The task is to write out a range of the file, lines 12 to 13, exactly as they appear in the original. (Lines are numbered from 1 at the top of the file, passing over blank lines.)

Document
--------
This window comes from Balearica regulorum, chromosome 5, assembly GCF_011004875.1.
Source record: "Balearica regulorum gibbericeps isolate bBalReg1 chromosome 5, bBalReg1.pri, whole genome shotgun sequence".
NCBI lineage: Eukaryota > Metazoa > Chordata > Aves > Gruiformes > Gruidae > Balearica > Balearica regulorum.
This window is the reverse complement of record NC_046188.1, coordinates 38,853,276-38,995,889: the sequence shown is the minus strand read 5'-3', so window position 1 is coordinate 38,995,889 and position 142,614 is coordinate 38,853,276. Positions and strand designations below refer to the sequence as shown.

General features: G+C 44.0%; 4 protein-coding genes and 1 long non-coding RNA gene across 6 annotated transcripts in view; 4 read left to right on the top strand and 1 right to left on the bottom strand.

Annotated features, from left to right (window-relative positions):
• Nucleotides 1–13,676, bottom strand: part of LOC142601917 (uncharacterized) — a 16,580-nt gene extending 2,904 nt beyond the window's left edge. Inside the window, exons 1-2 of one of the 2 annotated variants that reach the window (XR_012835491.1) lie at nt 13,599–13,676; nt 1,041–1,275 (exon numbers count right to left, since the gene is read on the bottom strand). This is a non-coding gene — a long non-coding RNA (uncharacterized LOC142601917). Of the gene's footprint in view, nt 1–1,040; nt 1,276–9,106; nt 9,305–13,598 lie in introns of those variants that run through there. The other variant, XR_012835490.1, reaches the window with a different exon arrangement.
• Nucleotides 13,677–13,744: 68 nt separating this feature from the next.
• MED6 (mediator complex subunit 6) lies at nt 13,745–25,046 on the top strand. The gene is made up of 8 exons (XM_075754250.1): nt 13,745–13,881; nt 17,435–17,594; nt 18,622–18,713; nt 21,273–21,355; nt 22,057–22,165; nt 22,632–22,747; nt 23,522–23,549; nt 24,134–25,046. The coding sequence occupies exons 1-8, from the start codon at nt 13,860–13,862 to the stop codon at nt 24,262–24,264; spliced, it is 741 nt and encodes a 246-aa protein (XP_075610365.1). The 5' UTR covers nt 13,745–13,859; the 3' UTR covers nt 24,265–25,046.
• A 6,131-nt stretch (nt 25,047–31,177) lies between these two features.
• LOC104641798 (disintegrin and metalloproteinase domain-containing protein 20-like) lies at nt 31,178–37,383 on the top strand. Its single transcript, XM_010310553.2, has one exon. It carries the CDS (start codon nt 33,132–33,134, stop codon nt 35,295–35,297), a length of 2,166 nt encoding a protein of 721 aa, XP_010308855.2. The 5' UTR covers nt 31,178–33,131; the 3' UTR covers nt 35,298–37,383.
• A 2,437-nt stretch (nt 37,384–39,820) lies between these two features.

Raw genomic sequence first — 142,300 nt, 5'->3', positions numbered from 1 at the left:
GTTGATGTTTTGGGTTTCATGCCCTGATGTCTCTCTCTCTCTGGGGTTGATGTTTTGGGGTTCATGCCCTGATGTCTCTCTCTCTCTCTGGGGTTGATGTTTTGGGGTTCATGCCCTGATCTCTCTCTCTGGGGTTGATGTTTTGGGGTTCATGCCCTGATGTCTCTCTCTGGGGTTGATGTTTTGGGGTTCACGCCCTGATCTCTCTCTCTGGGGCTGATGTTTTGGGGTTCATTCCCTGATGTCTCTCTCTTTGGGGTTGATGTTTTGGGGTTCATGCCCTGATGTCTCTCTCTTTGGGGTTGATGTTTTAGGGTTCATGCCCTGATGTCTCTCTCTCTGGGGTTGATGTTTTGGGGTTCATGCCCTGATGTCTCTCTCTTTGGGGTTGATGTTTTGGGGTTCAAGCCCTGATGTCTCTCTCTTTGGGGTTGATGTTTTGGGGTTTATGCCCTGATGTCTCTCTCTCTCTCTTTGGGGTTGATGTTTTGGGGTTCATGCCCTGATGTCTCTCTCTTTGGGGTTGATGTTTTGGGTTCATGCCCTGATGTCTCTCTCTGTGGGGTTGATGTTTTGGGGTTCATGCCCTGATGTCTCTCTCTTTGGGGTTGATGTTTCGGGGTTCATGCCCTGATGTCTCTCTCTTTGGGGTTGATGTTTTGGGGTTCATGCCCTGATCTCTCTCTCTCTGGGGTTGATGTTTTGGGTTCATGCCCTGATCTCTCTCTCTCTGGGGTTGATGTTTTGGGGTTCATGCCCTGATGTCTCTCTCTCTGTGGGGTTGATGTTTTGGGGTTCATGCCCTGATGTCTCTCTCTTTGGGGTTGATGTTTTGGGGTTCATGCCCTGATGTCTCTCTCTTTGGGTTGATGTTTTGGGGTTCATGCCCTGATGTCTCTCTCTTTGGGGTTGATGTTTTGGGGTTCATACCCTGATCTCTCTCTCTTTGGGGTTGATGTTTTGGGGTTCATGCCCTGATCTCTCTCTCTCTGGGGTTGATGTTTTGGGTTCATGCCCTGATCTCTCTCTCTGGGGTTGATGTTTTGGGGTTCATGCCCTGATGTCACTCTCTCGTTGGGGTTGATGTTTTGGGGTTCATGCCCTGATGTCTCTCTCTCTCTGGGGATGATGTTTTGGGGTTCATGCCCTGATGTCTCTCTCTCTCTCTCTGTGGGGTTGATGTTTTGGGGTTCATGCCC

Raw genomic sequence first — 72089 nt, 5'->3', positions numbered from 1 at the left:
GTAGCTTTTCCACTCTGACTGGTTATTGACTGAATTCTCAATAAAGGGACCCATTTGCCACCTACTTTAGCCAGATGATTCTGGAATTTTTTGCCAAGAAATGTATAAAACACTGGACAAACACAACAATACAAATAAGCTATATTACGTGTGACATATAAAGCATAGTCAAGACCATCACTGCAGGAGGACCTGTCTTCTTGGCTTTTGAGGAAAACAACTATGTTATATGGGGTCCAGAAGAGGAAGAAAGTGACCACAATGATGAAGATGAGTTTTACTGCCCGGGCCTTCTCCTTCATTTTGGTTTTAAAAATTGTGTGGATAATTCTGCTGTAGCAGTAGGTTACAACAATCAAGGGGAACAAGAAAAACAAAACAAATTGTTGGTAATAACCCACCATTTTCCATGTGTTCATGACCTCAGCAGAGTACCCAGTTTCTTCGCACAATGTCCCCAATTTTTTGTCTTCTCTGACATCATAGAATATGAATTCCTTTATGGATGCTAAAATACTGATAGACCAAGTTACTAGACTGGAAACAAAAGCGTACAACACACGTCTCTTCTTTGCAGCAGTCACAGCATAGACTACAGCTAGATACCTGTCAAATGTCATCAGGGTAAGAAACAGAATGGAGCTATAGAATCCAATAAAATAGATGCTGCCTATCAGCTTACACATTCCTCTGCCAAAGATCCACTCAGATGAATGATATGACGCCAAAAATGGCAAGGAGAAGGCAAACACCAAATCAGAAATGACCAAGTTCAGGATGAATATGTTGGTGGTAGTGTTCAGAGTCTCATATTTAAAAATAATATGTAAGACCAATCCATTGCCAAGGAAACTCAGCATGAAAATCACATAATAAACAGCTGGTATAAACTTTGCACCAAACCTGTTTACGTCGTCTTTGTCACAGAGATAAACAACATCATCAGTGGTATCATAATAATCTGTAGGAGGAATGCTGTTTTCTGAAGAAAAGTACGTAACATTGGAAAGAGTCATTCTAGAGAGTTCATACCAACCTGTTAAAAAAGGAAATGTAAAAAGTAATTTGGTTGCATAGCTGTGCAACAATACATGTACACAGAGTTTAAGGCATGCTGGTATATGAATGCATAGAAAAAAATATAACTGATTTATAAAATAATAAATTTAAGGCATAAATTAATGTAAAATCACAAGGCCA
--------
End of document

• A 2,437-nt stretch (nt 37,384–39,820) lies between these two features.

Raw genomic sequence first — 142,300 nt, 5'->3', positions numbered from 1 at the left: